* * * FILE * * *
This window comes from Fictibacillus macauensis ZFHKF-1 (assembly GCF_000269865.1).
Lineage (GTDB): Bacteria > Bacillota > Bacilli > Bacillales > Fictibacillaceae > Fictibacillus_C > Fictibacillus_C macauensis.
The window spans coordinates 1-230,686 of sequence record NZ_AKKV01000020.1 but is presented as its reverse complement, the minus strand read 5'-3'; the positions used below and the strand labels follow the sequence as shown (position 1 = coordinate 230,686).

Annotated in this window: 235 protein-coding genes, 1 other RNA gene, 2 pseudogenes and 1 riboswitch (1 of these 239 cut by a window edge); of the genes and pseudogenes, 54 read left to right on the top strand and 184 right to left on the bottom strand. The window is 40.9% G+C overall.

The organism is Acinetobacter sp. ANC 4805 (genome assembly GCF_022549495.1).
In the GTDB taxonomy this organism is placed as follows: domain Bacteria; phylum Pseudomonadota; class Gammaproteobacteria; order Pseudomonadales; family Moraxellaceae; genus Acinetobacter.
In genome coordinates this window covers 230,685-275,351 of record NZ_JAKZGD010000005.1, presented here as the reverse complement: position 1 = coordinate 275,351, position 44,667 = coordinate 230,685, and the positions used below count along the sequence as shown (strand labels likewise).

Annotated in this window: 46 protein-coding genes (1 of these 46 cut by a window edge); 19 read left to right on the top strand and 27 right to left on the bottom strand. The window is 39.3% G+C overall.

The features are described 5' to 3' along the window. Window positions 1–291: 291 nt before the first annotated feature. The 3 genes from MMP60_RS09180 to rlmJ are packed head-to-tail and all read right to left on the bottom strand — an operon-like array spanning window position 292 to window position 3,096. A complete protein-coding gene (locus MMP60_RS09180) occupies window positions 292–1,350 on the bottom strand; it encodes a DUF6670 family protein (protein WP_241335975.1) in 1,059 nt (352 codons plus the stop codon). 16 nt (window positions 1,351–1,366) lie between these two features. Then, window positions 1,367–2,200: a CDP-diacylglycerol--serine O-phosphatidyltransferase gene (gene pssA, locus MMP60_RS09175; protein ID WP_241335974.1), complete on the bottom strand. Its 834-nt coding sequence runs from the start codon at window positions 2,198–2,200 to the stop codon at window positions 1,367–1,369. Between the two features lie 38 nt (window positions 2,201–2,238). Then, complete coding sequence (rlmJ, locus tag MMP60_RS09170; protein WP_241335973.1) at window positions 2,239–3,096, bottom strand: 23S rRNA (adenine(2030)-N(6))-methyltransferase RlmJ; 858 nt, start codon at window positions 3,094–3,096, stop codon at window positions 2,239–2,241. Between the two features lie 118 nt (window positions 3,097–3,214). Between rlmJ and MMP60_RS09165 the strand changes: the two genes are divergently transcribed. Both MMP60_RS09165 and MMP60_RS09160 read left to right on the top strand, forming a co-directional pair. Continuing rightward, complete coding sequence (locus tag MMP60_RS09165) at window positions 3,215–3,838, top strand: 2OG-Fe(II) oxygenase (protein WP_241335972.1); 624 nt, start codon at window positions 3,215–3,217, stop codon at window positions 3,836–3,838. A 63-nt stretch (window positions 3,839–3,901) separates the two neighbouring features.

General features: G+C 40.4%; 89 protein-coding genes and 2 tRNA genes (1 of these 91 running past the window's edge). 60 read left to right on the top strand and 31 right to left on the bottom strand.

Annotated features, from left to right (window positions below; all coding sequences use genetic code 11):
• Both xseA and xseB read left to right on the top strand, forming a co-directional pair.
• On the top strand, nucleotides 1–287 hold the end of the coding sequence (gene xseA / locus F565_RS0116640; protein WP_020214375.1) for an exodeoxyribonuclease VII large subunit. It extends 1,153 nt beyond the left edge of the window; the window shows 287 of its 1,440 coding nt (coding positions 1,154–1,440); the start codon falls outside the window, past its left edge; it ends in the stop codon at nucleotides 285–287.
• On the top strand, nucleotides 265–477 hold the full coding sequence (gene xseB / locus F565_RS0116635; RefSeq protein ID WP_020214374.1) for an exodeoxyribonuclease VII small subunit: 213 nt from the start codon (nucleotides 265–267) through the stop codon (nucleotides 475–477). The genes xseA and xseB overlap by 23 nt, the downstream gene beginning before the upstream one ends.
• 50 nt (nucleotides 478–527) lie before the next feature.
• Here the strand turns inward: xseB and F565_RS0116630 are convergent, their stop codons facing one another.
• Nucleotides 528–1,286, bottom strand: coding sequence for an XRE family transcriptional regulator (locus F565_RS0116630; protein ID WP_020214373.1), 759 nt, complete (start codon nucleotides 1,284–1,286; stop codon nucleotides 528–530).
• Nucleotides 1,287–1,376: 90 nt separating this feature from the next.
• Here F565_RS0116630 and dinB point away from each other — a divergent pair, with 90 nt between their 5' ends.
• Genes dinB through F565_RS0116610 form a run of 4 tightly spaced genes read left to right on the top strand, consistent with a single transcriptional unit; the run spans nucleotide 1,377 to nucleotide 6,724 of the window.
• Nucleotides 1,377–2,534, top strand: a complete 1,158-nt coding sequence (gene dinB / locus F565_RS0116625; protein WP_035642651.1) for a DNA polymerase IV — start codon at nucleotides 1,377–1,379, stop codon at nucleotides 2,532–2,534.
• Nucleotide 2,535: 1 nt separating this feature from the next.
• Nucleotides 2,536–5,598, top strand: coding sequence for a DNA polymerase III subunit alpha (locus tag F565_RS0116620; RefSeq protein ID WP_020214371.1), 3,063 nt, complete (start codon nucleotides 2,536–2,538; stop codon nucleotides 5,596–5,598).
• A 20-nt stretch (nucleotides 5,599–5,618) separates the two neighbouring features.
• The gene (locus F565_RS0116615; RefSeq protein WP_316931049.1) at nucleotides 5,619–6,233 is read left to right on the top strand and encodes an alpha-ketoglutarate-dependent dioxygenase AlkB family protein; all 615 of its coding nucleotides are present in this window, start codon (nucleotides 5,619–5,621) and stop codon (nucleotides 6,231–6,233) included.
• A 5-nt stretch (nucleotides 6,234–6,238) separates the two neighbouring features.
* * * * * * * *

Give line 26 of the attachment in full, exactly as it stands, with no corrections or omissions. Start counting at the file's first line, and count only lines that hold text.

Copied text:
• A 5-nt stretch (nucleotides 6,234–6,238) separates the two neighbouring features.